The move to college can be a big change for students used to living at home. College life and independence means having responsibility for daily tasks like grocery shopping, cooking, budgeting and cleaning, as well as looking after one’s own health.

Add to that getting used to living in a new environment and the stress of settling into a new course of study. This can all make the first few months challenging for students.

The good news is that this period of life can be exciting too and that colleges do their utmost to help you settle in and advise you on how to stay healthy during your time there.

There is even a national policy on it. Since 2018 the HSE and the organisation Healthy Ireland, along with health promotion staff at Irish universities, have developed a health campus charter and framework specifically for Irish universities. So, whatever college you’re heading to, healthcare for students is well thought out.

There are lots of health-related initiatives and an on-campus student health service. The services for full-time students – medical and psychological – are subsidised at a rate of around €15 per doctor’s appointment, for example.

How one university does it

But how exactly does a university frame their help for students?

The University of Limerick is one example. Physical Activity for Health Professor Catherine Woods, explains the Healthy UL policy.

“This was set up to enhance the health and wellbeing of staff and students and the wider community and build an environment that is conducive to them being healthy,” she says.

“Healthy UL also supports a ‘First Seven Weeks’ programme, with week four of that programme focusing on health and wellbeing, entitled: ‘Fuel Your Body, Fuel Your Mind.’”

Six thematic areas are concentrated on in the wellbeing policy. These are healthy environment, addictive behaviours, sexual health and wellbeing, mental health and wellbeing, healthy eating and physical activity. She has some tips to help students, but talks first about habits.

Healthy habits

“We know that habits develop during university and that college years are formative years for developing habits that can be health-enhancing or health diminishing,” she says.

“UL is about helping our students to develop health-enhancing habits. These could relate to healthy eating, physical activity, mental health and wellbeing and lots of other areas.”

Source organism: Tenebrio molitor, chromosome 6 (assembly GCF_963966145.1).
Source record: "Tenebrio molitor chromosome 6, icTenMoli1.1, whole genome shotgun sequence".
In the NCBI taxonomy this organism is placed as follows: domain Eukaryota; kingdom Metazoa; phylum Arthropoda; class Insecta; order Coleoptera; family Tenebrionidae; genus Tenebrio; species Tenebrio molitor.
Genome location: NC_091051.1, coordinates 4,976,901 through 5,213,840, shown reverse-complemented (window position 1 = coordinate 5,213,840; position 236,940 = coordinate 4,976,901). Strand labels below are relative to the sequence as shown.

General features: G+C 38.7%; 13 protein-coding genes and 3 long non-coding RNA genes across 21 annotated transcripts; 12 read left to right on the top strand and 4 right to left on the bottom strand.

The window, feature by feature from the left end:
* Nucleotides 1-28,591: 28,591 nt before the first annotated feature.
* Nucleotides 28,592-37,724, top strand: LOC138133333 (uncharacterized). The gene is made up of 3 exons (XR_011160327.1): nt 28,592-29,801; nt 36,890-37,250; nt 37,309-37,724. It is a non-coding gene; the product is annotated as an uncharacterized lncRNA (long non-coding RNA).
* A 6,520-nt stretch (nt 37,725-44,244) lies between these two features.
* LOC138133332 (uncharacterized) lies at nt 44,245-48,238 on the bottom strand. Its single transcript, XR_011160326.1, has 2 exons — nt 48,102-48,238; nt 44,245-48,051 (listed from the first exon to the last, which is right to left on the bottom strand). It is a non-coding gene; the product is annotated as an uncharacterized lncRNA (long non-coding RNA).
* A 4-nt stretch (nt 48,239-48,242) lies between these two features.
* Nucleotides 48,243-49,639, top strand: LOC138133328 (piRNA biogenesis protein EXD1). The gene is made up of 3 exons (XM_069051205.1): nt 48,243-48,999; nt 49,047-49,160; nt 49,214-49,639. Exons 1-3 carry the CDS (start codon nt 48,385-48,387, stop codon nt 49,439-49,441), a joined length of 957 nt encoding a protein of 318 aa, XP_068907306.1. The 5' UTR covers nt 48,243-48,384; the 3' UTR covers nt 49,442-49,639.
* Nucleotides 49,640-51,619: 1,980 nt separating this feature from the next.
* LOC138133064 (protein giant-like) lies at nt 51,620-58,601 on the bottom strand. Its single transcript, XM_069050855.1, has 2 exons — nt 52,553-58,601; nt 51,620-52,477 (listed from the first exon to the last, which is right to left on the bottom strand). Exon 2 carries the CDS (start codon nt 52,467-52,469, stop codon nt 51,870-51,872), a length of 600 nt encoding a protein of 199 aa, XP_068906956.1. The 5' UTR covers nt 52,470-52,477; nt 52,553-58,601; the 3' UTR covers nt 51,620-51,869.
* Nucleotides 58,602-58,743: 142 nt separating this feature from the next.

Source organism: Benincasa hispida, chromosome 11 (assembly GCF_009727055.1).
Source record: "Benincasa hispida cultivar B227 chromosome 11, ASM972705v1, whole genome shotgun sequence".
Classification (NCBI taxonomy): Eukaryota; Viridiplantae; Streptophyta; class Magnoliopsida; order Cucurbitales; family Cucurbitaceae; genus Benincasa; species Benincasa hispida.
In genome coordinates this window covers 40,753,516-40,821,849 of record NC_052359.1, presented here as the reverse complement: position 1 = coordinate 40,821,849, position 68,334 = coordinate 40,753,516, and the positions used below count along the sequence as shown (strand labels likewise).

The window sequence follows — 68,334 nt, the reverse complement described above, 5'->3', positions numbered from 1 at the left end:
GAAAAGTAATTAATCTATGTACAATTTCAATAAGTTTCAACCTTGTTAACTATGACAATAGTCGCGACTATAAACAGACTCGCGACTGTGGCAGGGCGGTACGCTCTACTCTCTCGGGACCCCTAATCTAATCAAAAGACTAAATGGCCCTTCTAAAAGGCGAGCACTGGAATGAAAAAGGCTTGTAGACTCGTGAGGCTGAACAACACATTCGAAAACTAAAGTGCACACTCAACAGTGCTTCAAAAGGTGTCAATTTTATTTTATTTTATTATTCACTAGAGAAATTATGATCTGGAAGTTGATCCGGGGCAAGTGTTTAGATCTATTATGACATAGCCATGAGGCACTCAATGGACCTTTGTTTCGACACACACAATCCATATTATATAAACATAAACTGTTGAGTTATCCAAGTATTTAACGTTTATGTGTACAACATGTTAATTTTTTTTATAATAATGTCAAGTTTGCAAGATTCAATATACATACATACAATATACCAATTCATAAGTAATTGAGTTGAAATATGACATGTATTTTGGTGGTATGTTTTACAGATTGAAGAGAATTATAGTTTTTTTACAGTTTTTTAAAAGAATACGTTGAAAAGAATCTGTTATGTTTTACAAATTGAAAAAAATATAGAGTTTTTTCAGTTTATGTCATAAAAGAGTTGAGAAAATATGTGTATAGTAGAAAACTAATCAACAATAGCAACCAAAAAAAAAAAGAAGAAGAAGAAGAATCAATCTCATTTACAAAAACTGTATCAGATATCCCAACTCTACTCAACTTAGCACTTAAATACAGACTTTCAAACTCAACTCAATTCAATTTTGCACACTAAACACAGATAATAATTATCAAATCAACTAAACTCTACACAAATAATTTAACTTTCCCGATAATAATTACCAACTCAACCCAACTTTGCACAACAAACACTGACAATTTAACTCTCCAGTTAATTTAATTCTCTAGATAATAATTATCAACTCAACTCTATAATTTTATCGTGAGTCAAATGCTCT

Eating healthily isn’t rocket science, she says.

“College life can be hectic and because of that, food intake can be overlooked. As you settle in, remember to have a helping of salad or vegetables every time you have a meal, to eat lots of fruits and drink lots of water.”

Exercise is very important too, she says. “Being active is so important for staying well. Find a sport or activity that you enjoy and stick with it. Join sports clubs in the college. You will meet other students there who are new to the university too. Get involved in a regular habit of exercise, taking at least 15 minutes’ exercise per day.”

Mental health

When it comes to mental health and wellbeing, students are helped to develop what’s called mental health literacy. This refers to an individual’s knowledge and beliefs about mental disorders that aid their recognition, management, and prevention. The bottom line is that when stress comes into your life you know how to manage it and help yourself stay well.

“First year can be stressful as you try to find the balance between course work and lectures and everyday life,” says Professor Woods, “but avoiding unhealthy habits is important, as is obtaining and maintaining good mental health.

“Social support from family and friends, regular exercise as well as yoga and meditation can help alleviate stress. Be prepared for stress and make sure you get enough sleep.”

Online support

All colleges will provide handbooks and an online self-help platform as part of their orientation programme. In UL’s case, they have a programme called Silver Cloud. This is a free online self-help platform for students and staff that offers a range of health and wellbeing resources.

“There is also a one-to-one counselling service for more intensive counselling,” she adds.

Sexual health and wellbeing is also very important and information is available about this.

“As part of that, we also have an active consent training programme available for the past three years that students can do. It looks at what consent involves and how you ensure you have consent,” she says.

As with all other colleges, when it comes to addictive behaviours, support resources are provided to those wanting to give up smoking, learn about safe levels of alcohol consumption and drug addiction prevention.

Tips from the Union of Students in Ireland (USI)

  • Mind yourself and don’t do anything you’re not comfortable with.
  • Eat properly. Pre-plan your meals and do a weekly food shop based on this.
  • Learn to manage your money by doing out a food budget for five or seven days. See what you can afford and how you can make healthy choices within that budget.
  • Learn to cook a few basic meals. Take turns with flatmates making dinner.
  • Incorporate fitness into your routine.
  • Know your alcohol limits.
  • Stick with your group on nights out.
  • Sexual health – have STI check-ups every six months.
  • Know where the college health centre is. Register with a GP in your locality too in case you need healthcare out of college hours or at the weekend.
  • Seek support if you are stressed or anxious. Your Student’s Union office will be able to guide you towards help.